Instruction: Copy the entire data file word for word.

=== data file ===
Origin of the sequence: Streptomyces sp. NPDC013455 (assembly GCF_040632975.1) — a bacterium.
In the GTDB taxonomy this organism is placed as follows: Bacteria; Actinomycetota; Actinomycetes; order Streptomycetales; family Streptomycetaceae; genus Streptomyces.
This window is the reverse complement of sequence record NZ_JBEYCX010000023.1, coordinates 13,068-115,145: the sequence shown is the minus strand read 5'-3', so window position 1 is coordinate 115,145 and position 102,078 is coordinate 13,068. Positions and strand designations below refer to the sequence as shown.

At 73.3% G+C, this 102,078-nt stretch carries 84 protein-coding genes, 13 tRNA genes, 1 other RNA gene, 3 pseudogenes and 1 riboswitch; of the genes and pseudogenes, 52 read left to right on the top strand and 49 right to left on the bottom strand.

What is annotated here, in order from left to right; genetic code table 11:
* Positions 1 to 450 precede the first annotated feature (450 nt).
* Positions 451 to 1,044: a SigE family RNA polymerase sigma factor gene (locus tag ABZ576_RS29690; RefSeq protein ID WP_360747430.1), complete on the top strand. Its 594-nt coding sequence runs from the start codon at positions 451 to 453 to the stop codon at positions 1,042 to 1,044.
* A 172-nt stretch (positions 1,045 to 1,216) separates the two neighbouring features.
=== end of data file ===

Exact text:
Origin of the sequence: Streptomyces sp. NPDC013455 (assembly GCF_040632975.1) — a bacterium.
In the GTDB taxonomy this organism is placed as follows: Bacteria; Actinomycetota; Actinomycetes; order Streptomycetales; family Streptomycetaceae; genus Streptomyces.
This window is the reverse complement of sequence record NZ_JBEYCX010000023.1, coordinates 13,068-115,145: the sequence shown is the minus strand read 5'-3', so window position 1 is coordinate 115,145 and position 102,078 is coordinate 13,068. Positions and strand designations below refer to the sequence as shown.

At 73.3% G+C, this 102,078-nt stretch carries 84 protein-coding genes, 13 tRNA genes, 1 other RNA gene, 3 pseudogenes and 1 riboswitch; of the genes and pseudogenes, 52 read left to right on the top strand and 49 right to left on the bottom strand.

What is annotated here, in order from left to right; genetic code table 11:
* Positions 1 to 450 precede the first annotated feature (450 nt).
* Positions 451 to 1,044: a SigE family RNA polymerase sigma factor gene (locus tag ABZ576_RS29690; RefSeq protein ID WP_360747430.1), complete on the top strand. Its 594-nt coding sequence runs from the start codon at positions 451 to 453 to the stop codon at positions 1,042 to 1,044.
* A 172-nt stretch (positions 1,045 to 1,216) separates the two neighbouring features.